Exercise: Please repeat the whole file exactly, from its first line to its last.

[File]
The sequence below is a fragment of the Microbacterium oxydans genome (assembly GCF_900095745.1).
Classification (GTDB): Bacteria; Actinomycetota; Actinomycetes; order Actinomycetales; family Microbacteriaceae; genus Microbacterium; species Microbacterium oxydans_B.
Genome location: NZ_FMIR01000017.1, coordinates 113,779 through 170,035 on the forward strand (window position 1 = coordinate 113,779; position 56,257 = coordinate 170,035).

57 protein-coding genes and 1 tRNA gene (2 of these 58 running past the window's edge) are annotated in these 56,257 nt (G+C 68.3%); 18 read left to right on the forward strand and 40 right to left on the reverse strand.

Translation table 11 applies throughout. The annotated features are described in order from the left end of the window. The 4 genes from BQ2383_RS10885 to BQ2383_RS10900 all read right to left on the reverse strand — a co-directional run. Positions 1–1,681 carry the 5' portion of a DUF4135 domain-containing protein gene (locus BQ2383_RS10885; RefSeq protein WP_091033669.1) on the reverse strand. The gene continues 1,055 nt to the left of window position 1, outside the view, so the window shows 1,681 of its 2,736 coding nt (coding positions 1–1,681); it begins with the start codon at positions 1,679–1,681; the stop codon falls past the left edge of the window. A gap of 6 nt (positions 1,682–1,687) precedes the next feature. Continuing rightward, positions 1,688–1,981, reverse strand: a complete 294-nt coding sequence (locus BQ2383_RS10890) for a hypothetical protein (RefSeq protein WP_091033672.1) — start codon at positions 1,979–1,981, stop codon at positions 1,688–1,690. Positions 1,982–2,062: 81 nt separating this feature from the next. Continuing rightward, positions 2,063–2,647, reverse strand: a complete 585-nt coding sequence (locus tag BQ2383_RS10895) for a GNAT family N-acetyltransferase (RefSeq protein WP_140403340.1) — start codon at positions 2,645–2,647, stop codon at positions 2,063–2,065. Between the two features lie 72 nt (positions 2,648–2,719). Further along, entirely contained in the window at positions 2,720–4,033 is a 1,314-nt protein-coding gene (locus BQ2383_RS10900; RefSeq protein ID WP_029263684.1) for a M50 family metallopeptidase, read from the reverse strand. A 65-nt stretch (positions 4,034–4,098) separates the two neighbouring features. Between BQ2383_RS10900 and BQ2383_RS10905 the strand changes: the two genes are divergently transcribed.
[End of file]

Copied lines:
The sequence below is a fragment of the Microbacterium oxydans genome (assembly GCF_900095745.1).
Classification (GTDB): Bacteria; Actinomycetota; Actinomycetes; order Actinomycetales; family Microbacteriaceae; genus Microbacterium; species Microbacterium oxydans_B.
Genome location: NZ_FMIR01000017.1, coordinates 113,779 through 170,035 on the forward strand (window position 1 = coordinate 113,779; position 56,257 = coordinate 170,035).

57 protein-coding genes and 1 tRNA gene (2 of these 58 running past the window's edge) are annotated in these 56,257 nt (G+C 68.3%); 18 read left to right on the forward strand and 40 right to left on the reverse strand.

Translation table 11 applies throughout. The annotated features are described in order from the left end of the window. The 4 genes from BQ2383_RS10885 to BQ2383_RS10900 all read right to left on the reverse strand — a co-directional run. Positions 1–1,681 carry the 5' portion of a DUF4135 domain-containing protein gene (locus BQ2383_RS10885; RefSeq protein WP_091033669.1) on the reverse strand. The gene continues 1,055 nt to the left of window position 1, outside the view, so the window shows 1,681 of its 2,736 coding nt (coding positions 1–1,681); it begins with the start codon at positions 1,679–1,681; the stop codon falls past the left edge of the window. A gap of 6 nt (positions 1,682–1,687) precedes the next feature. Continuing rightward, positions 1,688–1,981, reverse strand: a complete 294-nt coding sequence (locus BQ2383_RS10890) for a hypothetical protein (RefSeq protein WP_091033672.1) — start codon at positions 1,979–1,981, stop codon at positions 1,688–1,690. Positions 1,982–2,062: 81 nt separating this feature from the next. Continuing rightward, positions 2,063–2,647, reverse strand: a complete 585-nt coding sequence (locus tag BQ2383_RS10895) for a GNAT family N-acetyltransferase (RefSeq protein WP_140403340.1) — start codon at positions 2,645–2,647, stop codon at positions 2,063–2,065. Between the two features lie 72 nt (positions 2,648–2,719). Further along, entirely contained in the window at positions 2,720–4,033 is a 1,314-nt protein-coding gene (locus BQ2383_RS10900; RefSeq protein ID WP_029263684.1) for a M50 family metallopeptidase, read from the reverse strand. A 65-nt stretch (positions 4,034–4,098) separates the two neighbouring features. Between BQ2383_RS10900 and BQ2383_RS10905 the strand changes: the two genes are divergently transcribed.